Vanilla JavaScript, AJAX, and APIs

Vanilla JavaScript, AJAX, and APIs
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#1

Hi all,

I’m working on the random quote generator project, and I’m trying to do it with vanilla JavaScript (i.e., no JQuery). Here is what the documentation says for a simple HTTP request:

<button id="ajaxButton" type="button">Make a request</button>

<script>
(function() {
  var httpRequest;
  document.getElementById("ajaxButton").addEventListener('click', makeRequest);

  function makeRequest() {
    httpRequest = new XMLHttpRequest();

    if (!httpRequest) {
      alert('Giving up :( Cannot create an XMLHTTP instance');
      return false;
    }
    httpRequest.onreadystatechange = alertContents;
    httpRequest.open('GET', 'test.html');
    httpRequest.send();
  }

  function alertContents() {
    if (httpRequest.readyState === XMLHttpRequest.DONE) {
      if (httpRequest.status === 200) {
        alert(httpRequest.responseText);
      } else {
        alert('There was a problem with the request.');
      }
    }
  }
})();
</script>

Why does the code include the following:

if (!httpRequest) {
  alert('Giving up :( Cannot create an XMLHTTP instance');
  return false;

More specifically, what role is !httpRequest playing?


#2

I’m going to go out on a limb here and guess that’s because really old browsers (IE specifically) don’t support new XMLHttpRequest().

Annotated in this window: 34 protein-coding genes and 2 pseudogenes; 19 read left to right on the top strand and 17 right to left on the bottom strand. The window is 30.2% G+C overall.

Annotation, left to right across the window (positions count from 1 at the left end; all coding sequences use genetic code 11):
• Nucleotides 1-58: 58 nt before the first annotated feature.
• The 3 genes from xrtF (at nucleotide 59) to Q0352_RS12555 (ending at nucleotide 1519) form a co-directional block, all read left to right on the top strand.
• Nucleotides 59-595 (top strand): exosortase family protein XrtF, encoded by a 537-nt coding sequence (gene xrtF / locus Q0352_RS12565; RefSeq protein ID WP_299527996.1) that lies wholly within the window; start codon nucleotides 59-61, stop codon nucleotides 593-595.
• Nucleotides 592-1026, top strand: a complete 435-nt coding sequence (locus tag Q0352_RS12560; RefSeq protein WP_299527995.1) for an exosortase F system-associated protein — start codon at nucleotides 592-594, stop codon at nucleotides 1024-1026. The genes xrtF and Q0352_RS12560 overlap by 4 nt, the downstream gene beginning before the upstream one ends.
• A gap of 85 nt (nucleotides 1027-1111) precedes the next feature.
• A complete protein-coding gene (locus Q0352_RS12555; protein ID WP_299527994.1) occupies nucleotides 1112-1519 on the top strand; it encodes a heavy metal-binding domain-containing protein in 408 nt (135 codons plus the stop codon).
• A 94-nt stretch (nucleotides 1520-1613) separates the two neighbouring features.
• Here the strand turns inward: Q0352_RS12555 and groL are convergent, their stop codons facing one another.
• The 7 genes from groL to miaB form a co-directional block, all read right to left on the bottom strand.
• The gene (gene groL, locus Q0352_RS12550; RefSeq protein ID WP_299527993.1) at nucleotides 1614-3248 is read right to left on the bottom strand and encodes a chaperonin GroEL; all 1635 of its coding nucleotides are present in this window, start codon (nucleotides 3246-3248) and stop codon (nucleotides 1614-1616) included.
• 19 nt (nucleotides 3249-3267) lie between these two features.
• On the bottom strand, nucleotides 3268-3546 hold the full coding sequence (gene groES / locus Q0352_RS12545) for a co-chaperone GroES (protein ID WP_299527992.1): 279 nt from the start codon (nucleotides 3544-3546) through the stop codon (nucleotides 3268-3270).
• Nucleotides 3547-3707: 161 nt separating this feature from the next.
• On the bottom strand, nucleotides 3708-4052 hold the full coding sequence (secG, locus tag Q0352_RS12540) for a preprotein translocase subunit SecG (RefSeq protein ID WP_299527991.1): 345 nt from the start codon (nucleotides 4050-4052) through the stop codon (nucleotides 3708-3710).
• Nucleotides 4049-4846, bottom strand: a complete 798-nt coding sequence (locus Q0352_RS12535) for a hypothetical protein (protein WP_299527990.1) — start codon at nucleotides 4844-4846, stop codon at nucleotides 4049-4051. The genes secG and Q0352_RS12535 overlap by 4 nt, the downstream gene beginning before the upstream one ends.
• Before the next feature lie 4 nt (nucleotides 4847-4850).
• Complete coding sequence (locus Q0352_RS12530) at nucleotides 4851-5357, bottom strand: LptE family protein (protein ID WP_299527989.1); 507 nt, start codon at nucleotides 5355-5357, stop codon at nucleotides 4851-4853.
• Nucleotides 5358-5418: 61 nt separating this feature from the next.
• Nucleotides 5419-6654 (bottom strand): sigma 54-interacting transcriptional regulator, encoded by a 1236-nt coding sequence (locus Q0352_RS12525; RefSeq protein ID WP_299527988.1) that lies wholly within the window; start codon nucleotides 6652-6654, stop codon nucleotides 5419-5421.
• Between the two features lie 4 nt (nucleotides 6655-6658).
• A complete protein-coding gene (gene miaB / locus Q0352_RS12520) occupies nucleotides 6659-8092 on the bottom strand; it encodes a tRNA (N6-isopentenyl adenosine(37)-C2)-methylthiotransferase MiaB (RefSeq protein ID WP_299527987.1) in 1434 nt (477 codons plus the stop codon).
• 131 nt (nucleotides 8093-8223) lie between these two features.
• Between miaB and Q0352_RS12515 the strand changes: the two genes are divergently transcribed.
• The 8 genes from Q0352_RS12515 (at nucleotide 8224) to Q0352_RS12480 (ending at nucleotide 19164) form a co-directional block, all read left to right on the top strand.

#3

This is just some feature detection. Some (very old) browsers don’t use the XMLHttpRequest object, and trying to run the rest of the code without it would just produce errors. Best to eject early.

Don’t use XHR, though. It’s an old API that’s on the way out. Almost all browsers use the fetch API now, so throw in a fetch polyfill and learn the new and improved way to make AJAX calls in JavaScript.


#4

Thanks, guys!

Also, super helpful video.


#5

It is interesting you say not to use XHR, because when I look at the fetch.js file, it looks like it uses XHR (unless I am reading it wrong).

  self.fetch = function(input, init) {
    return new Promise(function(resolve, reject) {
      var request = new Request(input, init)
      var xhr = new XMLHttpRequest()

      xhr.onload = function() {
        var options = {
          status: xhr.status,
          statusText: xhr.statusText,
          headers: parseHeaders(xhr.getAllResponseHeaders() || '')
        }
        options.url = 'responseURL' in xhr ? xhr.responseURL : options.headers.get('X-Request-URL')
        var body = 'response' in xhr ? xhr.response : xhr.responseText
        resolve(new Response(body, options))
      }

      xhr.onerror = function() {
        reject(new TypeError('Network request failed'))
      }

      xhr.ontimeout = function() {
        reject(new TypeError('Network request failed'))
      }

      xhr.open(request.method, request.url, true)

      if (request.credentials === 'include') {
        xhr.withCredentials = true
      }

      if ('responseType' in xhr && support.blob) {
        xhr.responseType = 'blob'
      }

      request.headers.forEach(function(value, name) {
        xhr.setRequestHeader(name, value)
      })

      xhr.send(typeof request._bodyInit === 'undefined' ? null : request._bodyInit)
    })
  }

#6

You’re reading the polyfill, which is only used if the browser doesn’t have a native fetch object.


#7

Doh! That makes sense.